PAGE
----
Conor Lenihan, of Fianna Fáil
Former Fianna Fáil TD and junior minister Conor Lenihan was interviewed by Seán O’Rourke on RTÉ Radio One.
It follows a report in yesterday’s Irish Times in which it was reported Mr Lenihan is interested in running in the next European elections in 2019.
During the interview, Mr O’Rourke asked Mr Lenihan about an opinion piece written by Fintan O’Toole in today’s Irish Times in which Mr O’Toole focused on an interview in last weekend’s Sunday Business Post in which Fianna Fáil’s Barry Cowen told the newspaper the party wanted to see the Vat rate for builders and developers cut from 13% to 9%.
Mr Cowen told the Sunday Business Post:
“We’re looking at a Vat holiday for a sunset period for the construction sector. We are calling for a reduction in development charges and planning levies. The pussy footing is over. There has to be radical measures for a period to allow the sector get back on its feet. To allow the sector to create affordable homes, to allow local authorities to be given the space to build houses.”
Mr O’Toole wrote:
The party [Fianna Fáil] has a bad case of builder’s bum: when it bends over to help out its friends it reveals the hideous gap between its recent left-wing rhetoric and its true loyalties.
If tax breaks for developers created a stable housing market and good urban planning we’d be living on Paradise Island.
Developer-led get-rich-quick schemes, fuelled by tax incentives, have led only to disaster.
Further to this, Mr Lenihan and Mr O’Rourke had the following exchange.
Conor Lenihan: “I think there’s a very serious crisis here and the current government and the previous government have done very little in this area. We do need emergency measures, we need something that actually gets builders and the constructions sector building houses.
“This is not rocket science. We do need to provide incentives to people who are building houses to go out and build them. And if you talk to builders and plenty of us do, it’s very clear that the mixture of taxation on a house, to build a house, makes it very disadvantageous for people to get into building houses.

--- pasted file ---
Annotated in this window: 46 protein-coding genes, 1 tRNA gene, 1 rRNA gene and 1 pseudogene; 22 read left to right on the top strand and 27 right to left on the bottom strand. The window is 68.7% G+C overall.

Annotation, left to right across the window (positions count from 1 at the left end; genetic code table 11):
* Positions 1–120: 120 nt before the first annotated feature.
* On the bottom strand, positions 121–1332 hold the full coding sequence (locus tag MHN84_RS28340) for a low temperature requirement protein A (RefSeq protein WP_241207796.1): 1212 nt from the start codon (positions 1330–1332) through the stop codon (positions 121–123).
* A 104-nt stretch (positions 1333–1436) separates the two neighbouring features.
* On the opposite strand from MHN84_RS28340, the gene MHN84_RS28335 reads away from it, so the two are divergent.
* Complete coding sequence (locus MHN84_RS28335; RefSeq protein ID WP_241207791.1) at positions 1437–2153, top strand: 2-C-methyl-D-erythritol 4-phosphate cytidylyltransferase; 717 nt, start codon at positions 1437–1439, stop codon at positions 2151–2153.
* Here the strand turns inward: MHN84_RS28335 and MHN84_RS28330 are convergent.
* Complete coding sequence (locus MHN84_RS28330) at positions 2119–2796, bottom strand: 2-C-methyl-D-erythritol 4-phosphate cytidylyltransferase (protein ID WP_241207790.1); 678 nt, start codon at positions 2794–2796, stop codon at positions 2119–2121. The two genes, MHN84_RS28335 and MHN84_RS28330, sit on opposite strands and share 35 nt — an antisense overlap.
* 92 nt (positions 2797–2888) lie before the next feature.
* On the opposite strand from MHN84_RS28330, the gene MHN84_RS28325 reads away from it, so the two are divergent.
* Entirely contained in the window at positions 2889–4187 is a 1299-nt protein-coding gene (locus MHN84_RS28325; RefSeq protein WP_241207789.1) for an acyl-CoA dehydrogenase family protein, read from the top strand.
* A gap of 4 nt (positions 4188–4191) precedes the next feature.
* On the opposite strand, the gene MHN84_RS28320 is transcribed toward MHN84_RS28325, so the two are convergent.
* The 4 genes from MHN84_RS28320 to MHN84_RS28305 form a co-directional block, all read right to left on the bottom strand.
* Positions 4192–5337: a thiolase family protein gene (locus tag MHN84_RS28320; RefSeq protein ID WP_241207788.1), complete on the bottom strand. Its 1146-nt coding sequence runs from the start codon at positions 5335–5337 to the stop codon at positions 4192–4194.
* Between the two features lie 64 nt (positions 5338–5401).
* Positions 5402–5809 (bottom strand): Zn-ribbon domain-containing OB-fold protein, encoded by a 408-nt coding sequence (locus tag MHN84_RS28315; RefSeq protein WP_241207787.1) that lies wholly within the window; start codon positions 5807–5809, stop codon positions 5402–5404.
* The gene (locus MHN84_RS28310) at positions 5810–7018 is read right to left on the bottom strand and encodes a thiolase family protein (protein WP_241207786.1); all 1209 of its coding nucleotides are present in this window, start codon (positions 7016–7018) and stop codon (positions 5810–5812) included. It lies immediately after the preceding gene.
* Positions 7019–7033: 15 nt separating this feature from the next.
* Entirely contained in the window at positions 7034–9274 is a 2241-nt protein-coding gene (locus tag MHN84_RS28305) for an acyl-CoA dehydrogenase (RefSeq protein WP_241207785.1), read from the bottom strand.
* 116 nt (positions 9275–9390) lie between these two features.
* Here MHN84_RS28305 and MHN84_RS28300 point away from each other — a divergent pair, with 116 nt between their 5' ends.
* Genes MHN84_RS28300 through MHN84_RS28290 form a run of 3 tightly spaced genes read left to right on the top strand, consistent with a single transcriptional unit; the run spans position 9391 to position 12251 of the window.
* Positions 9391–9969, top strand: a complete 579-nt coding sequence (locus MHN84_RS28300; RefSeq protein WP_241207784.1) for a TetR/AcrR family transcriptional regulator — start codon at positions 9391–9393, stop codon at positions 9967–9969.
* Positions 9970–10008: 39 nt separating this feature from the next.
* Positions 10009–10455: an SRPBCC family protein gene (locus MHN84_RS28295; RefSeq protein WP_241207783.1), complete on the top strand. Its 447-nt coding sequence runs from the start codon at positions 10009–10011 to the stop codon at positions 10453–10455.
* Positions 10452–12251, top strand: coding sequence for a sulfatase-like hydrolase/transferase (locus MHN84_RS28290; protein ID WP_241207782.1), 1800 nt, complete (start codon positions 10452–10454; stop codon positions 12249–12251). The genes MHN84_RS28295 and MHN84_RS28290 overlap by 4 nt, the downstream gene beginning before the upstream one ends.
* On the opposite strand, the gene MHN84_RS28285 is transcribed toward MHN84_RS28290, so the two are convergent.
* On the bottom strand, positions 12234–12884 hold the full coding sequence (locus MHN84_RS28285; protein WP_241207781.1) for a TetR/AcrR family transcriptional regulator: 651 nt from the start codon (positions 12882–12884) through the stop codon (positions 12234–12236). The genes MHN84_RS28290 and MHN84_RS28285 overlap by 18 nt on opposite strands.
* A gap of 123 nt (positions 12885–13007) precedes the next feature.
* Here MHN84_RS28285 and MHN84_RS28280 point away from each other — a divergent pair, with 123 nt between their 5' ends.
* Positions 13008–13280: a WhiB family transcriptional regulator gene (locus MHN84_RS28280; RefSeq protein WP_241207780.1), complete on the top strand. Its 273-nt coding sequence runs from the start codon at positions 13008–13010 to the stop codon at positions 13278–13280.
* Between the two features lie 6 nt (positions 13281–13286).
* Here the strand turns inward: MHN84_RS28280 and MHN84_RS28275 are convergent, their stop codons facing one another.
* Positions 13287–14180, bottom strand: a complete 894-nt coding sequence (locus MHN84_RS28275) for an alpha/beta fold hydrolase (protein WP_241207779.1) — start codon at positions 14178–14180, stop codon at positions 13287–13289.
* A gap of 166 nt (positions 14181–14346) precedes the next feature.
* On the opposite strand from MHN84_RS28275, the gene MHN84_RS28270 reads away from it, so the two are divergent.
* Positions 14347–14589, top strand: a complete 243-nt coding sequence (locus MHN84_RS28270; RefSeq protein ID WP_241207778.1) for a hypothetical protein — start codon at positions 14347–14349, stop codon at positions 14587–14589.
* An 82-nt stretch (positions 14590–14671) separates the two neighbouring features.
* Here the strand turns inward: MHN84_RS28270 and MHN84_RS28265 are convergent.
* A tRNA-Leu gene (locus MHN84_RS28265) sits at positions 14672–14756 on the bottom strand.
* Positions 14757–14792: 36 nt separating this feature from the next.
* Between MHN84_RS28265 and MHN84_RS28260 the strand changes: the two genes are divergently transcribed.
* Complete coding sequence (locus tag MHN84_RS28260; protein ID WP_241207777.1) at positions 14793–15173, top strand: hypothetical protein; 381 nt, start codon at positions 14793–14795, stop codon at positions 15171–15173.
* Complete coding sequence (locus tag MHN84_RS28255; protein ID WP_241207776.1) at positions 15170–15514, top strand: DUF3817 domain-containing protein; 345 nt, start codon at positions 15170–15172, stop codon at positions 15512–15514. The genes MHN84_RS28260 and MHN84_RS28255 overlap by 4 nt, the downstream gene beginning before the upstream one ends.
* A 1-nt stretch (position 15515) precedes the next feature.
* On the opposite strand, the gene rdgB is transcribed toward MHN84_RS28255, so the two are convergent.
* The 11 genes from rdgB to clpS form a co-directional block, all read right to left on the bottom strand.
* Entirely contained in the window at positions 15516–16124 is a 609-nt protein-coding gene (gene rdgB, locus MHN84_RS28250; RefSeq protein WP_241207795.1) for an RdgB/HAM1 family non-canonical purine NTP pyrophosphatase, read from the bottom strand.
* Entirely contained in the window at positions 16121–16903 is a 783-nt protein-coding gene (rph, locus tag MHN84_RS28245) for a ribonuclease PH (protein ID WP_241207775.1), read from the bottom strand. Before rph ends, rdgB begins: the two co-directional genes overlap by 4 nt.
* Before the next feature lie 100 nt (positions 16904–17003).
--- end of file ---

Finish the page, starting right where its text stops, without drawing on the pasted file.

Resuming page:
“So this is a very serious thing that has to be addressed. Now it’s nothing to do with anybody’s relationship with the building industry but I would point out that, notwithstanding the brickbat thrown by the likes of Fintan O’Toole against Fianna Fail in relation to our relationship or whatever, with the building industry that it’s very clear from the data, from 1922 on, from the period after independence, that the amount of social houses built by Fianna Fáil governments, is very consistent. We’ve always built more social housing than any other party in this State. So the record…”
O’Rourke: “Coming back…”
Lenihan: “…is good in terms of one level if you look at the actual data…”
O’Rourke: “Well, I think you’d probably have to go back to the 1950s to find your real achievements…”
Lenihan: “No, the social housing schemes were started in the 1930s by the De Valera government and a time when the previous government had no interest….”
O’Rourke: “In the Ahern era, and thereafter, it became a question of just leave it to the markets.”
Lenihan: “Yeah, and I think that was a mistake by all parties in Leinster House. We need to have social housing…”
O’Rourke: “No, hang on, you were the guys in Government from 1997 for the next, what was it, 14 years?”
Lenihan: “That’s right. Yes, but there was a, but there was a consensus in the Dail. The Opposition parties were asking for more, more tax cuts, more spending…”
O’Rourke: “Ok, just to come back to where we started…and your potential return to the political fray here, your name being on the ballot paper. Have you spoken to Micheal Martin about this idea?”
Lenihan: “Of course I have, I’ve spoken to him and I made it clear that I was open and available.”
O’Rourke: “And what did he say?”
Lenihan: “Well he was very encouraging, of course. As party leader, he does not and cannot express a preference for one candidate over another. He has to be respectful to the membership but I was glad to be able to meet him and share my ambition in that regard.”
Listen back in full here
Speaking of ‘sunsets’….
From an academic paper, published in the Irish Political Studies journal in 2011, about the Irish financial crash.
The paper was called Financial and Economic Crisis: Explaining the Sunset over the Celtic Tiger, and was written by Raj Chari, of Trinity College Dublin and Patrick Bernhagen, of the University of Aberdeen in Scotland.